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We all know the stapler as that office essential-much like pens, paper clips and water coolers, but for the average American office worker, it's so much more. Desk jockeys all across the country covet this office item not only for its multiple uses (stapling paper being just one of them), but as an expression of their personality. A new survey conducted by Swingline reveals the stapling secrets, styles and personalities of America's office workers.?

The survey asked a nationwide sample of American office workers how they use their stapler in an effort to better classify personality types. The groups were nearly equal between the aggressive stapler types, those who slam and grip the life out of their stapler (49 percent) to those who are much more careful and conservative in placing staples with perfection (51 percent).

In addition to discovering stapler personalities, the study revealed the versatility and desirability of the stapler. A majority of American desk workers (71 percent) have coveted the office supplies of another, saying they'd be likely to steal or "borrow" items such as pens and staplers from a coworker's desk-or the supply closet.

Staplers Are the Ultimate Substitute

Aggressive Stapler Personalities 49 percent of respondents Conservative Stapler Personalities 51 percent of respondents
Gripper - Squeeze the life out of their stapler Compressor - perfectly align the stapler with both hands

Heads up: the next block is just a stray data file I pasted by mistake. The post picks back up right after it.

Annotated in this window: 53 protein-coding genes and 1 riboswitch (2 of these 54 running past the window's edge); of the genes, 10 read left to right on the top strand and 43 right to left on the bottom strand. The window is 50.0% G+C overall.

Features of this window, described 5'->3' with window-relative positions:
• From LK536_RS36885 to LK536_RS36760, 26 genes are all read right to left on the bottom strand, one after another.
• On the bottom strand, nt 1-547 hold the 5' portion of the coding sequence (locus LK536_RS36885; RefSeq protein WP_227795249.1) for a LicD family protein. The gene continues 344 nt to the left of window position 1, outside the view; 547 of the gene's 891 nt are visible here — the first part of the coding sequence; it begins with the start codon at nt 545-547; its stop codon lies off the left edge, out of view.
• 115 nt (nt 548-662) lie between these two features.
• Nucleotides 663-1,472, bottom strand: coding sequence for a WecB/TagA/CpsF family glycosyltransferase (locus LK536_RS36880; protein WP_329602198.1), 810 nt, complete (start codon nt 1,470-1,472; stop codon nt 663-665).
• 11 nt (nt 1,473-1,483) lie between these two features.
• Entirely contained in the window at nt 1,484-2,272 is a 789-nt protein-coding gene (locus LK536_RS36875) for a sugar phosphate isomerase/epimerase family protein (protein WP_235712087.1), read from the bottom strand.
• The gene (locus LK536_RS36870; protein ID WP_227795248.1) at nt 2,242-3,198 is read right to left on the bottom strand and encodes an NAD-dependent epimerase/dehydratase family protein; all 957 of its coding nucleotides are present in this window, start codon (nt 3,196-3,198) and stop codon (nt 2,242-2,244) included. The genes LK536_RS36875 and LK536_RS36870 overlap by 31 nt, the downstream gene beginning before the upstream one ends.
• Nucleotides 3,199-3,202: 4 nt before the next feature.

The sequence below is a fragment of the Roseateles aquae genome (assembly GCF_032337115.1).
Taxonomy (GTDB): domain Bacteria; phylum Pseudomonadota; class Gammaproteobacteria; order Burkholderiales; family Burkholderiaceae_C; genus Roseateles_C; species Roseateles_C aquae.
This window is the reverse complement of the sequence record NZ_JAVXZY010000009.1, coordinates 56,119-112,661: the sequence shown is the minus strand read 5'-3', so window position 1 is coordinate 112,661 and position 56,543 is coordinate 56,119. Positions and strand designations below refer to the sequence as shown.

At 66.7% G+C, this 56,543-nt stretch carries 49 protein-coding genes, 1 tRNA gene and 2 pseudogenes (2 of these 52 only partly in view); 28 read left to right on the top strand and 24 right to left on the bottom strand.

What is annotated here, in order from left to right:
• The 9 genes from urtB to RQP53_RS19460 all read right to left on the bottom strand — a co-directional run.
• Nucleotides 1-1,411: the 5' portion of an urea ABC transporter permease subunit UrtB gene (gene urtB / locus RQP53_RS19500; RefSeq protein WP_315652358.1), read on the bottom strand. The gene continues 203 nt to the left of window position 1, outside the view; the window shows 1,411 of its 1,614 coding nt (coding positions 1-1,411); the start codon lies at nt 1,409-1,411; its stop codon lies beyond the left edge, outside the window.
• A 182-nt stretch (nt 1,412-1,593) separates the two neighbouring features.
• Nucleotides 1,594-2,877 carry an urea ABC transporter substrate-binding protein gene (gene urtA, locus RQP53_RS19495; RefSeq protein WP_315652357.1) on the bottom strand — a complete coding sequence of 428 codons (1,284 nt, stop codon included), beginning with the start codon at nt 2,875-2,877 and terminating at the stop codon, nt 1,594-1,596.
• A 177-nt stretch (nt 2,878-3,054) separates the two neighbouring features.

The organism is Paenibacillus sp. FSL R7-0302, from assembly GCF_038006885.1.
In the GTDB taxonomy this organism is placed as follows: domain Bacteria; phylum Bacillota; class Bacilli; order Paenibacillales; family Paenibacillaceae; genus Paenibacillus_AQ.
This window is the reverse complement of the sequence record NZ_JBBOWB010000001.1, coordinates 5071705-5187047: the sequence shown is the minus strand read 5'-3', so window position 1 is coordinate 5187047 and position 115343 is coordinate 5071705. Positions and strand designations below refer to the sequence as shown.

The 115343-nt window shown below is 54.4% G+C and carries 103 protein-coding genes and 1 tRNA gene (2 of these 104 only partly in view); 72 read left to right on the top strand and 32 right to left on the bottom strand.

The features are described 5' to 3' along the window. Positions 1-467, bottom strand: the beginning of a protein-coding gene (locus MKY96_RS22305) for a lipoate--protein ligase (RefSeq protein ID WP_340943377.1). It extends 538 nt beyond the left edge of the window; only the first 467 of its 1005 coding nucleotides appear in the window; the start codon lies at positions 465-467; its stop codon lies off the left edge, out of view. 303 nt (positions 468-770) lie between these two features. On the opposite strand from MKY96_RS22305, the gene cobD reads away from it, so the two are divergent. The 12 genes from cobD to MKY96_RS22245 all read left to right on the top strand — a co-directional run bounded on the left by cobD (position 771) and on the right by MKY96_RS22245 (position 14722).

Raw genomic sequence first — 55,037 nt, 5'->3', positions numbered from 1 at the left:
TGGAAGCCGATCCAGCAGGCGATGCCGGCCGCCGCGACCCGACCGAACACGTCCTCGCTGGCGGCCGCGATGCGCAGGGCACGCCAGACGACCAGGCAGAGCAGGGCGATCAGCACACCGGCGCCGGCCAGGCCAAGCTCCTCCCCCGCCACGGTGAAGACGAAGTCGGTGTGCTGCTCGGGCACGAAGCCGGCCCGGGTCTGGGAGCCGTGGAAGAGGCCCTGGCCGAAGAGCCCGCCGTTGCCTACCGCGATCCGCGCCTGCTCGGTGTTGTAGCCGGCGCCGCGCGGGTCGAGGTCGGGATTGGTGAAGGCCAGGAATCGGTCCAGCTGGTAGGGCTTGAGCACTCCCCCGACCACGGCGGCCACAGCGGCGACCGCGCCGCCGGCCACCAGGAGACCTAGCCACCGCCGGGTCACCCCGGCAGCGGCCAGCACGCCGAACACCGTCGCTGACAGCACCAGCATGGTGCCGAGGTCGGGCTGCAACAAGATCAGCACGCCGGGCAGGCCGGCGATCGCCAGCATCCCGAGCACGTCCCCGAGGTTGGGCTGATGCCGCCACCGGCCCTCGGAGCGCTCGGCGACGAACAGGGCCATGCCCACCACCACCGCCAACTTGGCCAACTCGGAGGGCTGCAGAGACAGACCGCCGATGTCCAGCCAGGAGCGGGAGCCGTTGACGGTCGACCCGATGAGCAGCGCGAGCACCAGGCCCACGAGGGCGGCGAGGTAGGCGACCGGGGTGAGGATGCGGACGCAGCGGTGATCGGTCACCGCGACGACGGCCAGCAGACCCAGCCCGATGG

Slammer - Pound their stapler Slider - I let my electric stapler do the work

Perhaps staplers are so desirable because they have so many different uses. Nearly eight in ten office workers (77 percent) have used their staplers for something other than their intended function:

	            -  Paperweight (57 percent)
	            -  Hammer (25 percent)
	            -  Doorstop (10 percent)
	            -  Even a stress reliever (8 percent)

Strategic Stapling

Additionally, three out of ten women (30 percent) have resorted to using their stapler as a quick fix during a "wardrobe malfunction." One in five (20 percent) men have done the same.

Women Wish Away Weight

Nearly one in four (24 percent) female office workers wish they could staple their love handles away, compared to just 12 percent of men.

Most Are Slow And Steady.

When it comes to stapling, most Americans like to take it slow and get it right: more than two in five (41 percent) identify themselves as "Compressors" who take their time trying to get a perfectly aligned staple.

How The Older Half Staples.

Not surprisingly, it's the older set who take more care with their staples: nearly half (45 percent) of office workers ages 35 and over say they are Compressors, compared to just a third (33 percent) of the 18-34 set.

Gals Get A Grip.

Apparently, women like to manhandle their staplers. Almost one in three (31 percent) female office workers identify themselves as Grippers, compared to just 22 percent of men.

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